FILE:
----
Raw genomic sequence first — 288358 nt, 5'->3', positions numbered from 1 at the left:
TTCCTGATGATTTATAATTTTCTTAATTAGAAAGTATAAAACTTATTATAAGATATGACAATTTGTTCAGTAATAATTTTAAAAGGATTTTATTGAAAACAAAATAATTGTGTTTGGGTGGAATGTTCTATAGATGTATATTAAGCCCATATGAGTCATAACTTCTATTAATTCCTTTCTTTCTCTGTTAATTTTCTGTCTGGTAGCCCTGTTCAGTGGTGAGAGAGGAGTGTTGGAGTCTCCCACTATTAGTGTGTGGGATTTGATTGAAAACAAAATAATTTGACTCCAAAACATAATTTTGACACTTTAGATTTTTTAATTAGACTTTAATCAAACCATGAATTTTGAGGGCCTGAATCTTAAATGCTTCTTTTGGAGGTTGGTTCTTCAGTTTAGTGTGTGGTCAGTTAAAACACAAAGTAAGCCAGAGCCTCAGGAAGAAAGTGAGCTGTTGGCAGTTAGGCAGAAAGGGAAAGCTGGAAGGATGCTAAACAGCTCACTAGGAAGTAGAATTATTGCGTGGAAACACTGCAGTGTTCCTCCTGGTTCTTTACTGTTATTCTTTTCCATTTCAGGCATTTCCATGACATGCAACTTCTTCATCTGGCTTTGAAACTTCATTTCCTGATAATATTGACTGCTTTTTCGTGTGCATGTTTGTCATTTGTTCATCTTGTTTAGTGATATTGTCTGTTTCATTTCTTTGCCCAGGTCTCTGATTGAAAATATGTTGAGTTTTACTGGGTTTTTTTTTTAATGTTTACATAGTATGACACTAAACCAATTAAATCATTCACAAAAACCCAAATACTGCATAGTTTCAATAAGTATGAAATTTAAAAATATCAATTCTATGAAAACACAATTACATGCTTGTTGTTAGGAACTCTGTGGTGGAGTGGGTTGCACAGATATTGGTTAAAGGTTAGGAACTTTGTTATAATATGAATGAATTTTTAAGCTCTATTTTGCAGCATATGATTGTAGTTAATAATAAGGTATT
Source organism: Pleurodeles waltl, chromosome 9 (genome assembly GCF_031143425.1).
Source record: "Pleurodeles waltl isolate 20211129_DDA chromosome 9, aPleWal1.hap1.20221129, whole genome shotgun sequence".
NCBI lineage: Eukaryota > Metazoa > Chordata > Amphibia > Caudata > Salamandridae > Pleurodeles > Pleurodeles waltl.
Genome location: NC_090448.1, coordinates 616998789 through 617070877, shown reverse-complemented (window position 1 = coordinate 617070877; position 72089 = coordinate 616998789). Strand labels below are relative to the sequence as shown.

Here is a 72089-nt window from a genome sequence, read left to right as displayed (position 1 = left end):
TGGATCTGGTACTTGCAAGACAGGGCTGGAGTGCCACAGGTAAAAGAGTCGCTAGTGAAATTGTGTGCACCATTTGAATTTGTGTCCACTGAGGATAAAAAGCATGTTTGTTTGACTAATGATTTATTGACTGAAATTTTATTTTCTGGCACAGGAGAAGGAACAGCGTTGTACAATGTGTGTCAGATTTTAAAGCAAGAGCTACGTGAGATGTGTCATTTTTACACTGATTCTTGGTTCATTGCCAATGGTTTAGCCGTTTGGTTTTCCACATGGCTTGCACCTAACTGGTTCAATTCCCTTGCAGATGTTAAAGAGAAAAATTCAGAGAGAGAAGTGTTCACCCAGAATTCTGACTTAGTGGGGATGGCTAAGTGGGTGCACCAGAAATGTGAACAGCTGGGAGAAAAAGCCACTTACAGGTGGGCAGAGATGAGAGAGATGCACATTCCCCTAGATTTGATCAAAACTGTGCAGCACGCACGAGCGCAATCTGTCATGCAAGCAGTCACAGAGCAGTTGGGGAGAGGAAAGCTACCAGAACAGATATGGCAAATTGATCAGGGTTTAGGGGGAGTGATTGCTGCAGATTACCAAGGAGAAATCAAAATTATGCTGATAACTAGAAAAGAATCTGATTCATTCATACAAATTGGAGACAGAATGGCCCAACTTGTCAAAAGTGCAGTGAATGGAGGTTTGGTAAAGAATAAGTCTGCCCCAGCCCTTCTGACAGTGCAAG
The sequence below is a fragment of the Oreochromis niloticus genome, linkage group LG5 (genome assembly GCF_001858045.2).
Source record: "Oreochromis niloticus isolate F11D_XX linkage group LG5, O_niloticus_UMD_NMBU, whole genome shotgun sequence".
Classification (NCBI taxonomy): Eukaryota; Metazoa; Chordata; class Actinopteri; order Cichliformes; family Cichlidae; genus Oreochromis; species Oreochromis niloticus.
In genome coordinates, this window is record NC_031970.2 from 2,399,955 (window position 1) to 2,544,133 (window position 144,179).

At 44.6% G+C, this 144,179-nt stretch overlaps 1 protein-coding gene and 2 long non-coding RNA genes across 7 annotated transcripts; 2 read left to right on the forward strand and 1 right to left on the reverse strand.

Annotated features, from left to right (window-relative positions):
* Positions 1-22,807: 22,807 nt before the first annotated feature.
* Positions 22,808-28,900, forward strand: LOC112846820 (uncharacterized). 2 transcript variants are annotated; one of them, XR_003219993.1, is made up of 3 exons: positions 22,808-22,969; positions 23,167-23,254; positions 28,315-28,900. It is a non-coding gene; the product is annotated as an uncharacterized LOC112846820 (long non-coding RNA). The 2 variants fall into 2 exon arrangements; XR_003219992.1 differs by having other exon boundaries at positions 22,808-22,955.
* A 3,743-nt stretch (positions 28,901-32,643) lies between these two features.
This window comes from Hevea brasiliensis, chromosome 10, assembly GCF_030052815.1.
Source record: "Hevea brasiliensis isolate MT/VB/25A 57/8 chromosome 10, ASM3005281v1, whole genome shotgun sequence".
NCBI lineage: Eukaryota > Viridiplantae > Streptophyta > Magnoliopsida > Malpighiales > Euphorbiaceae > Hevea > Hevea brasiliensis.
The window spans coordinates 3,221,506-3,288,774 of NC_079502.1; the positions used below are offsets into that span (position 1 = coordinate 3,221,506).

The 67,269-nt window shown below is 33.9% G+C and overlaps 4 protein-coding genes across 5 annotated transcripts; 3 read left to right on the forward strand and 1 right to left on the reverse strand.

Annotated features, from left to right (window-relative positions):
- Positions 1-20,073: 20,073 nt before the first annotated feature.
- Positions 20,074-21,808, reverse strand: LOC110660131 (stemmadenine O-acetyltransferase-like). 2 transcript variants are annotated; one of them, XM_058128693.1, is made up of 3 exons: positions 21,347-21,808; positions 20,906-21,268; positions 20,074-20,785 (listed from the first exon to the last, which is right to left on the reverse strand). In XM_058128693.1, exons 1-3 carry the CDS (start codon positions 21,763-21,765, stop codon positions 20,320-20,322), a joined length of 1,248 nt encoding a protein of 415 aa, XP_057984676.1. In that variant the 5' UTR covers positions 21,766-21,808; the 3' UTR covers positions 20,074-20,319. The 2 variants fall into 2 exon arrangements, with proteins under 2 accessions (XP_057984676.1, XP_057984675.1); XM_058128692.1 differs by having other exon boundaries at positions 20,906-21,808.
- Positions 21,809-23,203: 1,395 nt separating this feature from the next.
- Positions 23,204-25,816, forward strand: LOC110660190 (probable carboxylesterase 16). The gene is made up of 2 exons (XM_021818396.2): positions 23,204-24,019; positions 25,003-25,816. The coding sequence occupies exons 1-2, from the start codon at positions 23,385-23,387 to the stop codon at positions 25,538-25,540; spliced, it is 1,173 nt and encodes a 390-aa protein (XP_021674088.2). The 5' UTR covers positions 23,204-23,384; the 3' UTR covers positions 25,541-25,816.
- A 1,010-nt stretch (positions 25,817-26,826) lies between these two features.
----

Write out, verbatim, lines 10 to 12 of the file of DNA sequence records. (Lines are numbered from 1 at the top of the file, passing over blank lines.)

Source record: "Oreochromis niloticus isolate F11D_XX linkage group LG5, O_niloticus_UMD_NMBU, whole genome shotgun sequence".
Classification (NCBI taxonomy): Eukaryota; Metazoa; Chordata; class Actinopteri; order Cichliformes; family Cichlidae; genus Oreochromis; species Oreochromis niloticus.
In genome coordinates, this window is record NC_031970.2 from 2,399,955 (window position 1) to 2,544,133 (window position 144,179).